Microsoft launches .NET advocacy sites

Microsoft quietly changed the name of ASP+ to ASP.NET in November and launched a pair of advocacy sites to promote it and other .NET related technologies. If you're into this kind of thing, head on over to the ASP.NET homepage and the .NET Framework Community Website and go nuts. But please, get out into the real world occasionally. Please.

Tired of Microsoft? Sun and Oracle want to help

They just want to help, and only you can admit that you have a problem. Oracle and Sun Microsystems will host a series of eSeminars that will help Microsoft-weary users migrate their systems from Windows NT and SQL Server to Solaris and Oracle 8i. Aside from the obvious internal healing the companies hope to provide, I suspect that they stand to gain monetarily from this as well. Maybe I'm just being paranoid.

HP, Micron, Apple & Compaq fall with Gateway

After Gateway announced earlier this week that its holiday sales season was going to fall short by half a billion dollars, much of the high tech community joined the company in the financial cellar, with stock prices diving and a series of similar pronouncements from a variety of companies. HP, Micron, Apple, Compaq, and even Microsoft saw their stock tank this week, thanks to investor skittishness about the high tech sector. Fun, fun, fun.

Dell invests in Linux UI company Eazel

PC giant Dell Computer announced this week that it has invested in Linux startup Eazel, which is designing a new user interface and a set of software services for the open source software operating system. Dell will share revenues with Eazel from customers who sign up for Eazel's services, while distributing the company's software with its Linux-based systems. Historically, Dell has been a staunch supporter of Microsoft and its Windows operating systems, but the company has been making many Linux-oriented moves of late, and is even offering the system on some of its non-server products for the first time. Dell will begin preloading Eazel software on selected systems sometime in the next few months.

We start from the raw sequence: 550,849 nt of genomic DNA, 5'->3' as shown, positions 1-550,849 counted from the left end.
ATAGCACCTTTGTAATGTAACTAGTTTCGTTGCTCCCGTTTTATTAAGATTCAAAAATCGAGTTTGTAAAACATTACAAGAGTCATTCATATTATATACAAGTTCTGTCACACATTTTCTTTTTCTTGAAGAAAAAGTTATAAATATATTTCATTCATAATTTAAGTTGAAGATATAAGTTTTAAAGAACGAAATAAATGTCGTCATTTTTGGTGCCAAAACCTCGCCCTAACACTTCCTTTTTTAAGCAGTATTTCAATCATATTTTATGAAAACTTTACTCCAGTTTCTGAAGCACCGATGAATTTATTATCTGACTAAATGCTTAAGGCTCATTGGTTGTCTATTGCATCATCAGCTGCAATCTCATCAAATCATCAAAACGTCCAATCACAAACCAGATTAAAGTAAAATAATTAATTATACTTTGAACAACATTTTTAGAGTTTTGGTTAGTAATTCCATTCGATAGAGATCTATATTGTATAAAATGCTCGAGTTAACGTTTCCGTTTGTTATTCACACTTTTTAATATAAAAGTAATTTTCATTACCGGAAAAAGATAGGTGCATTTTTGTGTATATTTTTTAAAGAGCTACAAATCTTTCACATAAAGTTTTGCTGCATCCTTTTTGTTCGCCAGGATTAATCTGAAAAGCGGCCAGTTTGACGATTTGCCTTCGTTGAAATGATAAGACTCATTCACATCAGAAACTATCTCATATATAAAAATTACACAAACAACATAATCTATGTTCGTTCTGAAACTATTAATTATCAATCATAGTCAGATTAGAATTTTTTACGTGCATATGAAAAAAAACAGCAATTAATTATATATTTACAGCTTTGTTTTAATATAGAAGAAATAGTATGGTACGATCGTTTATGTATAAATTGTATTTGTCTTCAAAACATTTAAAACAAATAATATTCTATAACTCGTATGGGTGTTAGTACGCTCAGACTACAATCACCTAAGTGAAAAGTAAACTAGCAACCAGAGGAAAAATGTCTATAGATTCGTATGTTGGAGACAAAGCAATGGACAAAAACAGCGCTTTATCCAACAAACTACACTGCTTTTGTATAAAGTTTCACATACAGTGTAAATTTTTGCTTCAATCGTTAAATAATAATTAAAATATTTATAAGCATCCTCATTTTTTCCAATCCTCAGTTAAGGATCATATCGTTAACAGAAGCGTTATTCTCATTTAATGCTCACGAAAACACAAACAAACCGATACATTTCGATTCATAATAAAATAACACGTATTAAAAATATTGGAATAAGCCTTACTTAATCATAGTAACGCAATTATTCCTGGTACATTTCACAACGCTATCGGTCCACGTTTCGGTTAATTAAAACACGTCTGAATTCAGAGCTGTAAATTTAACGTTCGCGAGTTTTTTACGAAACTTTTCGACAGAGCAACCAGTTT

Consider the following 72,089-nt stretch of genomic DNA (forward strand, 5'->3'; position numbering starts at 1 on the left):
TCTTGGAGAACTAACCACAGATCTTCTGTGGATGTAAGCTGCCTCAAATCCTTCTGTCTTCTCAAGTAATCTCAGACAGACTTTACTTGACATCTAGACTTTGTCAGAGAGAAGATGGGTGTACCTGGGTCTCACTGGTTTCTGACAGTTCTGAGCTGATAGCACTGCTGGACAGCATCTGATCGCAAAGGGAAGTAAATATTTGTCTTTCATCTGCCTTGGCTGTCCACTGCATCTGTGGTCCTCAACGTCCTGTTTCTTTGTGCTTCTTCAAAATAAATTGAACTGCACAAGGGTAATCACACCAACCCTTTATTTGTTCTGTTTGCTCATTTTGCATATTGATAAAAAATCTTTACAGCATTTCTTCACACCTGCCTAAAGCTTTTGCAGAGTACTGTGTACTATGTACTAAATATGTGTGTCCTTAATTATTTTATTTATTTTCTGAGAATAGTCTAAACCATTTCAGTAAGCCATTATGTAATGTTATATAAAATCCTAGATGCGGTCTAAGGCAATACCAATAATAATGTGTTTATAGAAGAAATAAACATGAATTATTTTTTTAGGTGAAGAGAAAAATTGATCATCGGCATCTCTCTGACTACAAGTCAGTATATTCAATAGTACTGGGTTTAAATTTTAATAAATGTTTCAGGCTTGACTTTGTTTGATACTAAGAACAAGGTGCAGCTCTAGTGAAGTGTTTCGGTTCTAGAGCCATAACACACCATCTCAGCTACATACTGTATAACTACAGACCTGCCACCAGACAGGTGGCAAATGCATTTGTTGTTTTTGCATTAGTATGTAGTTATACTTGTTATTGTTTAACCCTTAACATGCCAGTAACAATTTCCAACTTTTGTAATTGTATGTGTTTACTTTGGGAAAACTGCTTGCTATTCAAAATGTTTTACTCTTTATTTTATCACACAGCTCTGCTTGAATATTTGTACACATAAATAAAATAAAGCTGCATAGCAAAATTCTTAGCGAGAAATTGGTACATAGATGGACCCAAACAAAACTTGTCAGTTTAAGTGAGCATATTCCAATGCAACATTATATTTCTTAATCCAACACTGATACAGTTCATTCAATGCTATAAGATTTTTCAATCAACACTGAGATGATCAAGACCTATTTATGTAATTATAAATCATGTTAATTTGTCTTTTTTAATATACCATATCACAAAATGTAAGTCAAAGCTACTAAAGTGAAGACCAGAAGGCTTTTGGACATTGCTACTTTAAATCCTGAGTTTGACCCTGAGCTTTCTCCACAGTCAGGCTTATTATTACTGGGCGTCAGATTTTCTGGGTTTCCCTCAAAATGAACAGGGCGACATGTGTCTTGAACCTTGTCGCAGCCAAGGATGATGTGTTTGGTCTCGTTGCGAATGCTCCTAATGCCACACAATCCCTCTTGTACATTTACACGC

Poe's message from the grave revealed

Macabre author Edgar Allen Poe apparently left two encoded "cipher" messages for his readers in 1841, the last of which was finally deciphered in October. According to an article on MSNBC, Poe wrote the messages as "Mr. W.B. Tyler," and had them published in a newspaper, challenging readers to break their codes. The first of two was broken in 1992; it was found to be a passage from Joseph Addison's play "Cato." But the second code remained unsolved until October until a 27 year old computer programmer from Toronto cracked the code. I won't spoil the surprise--mostly because no one knows what the resulting banal text means anyway--but check out the full article to find out how it all turns out. Very interesting.

And you thought I was paranoid

Here's another story you can tack onto the "Whacky Internet Myths" category. Nicholas Petreley, who has been using the Windows alternative du jour since there was a Windows (let's see: First it was OS/2. Then...) introduced an amazing bit of paranoia this week that would be hilarious if he wasn't trying to be serious. Petreley says that recent versions of Windows (a.k.a Windows 2000) are more stable than older versions because, get this, Microsoft has analyzed the source code to Linux and rewrote it to work in Windows. Now let that one settle in a bit ("Hey, it could be true: It makes sense!"). Nick, please get help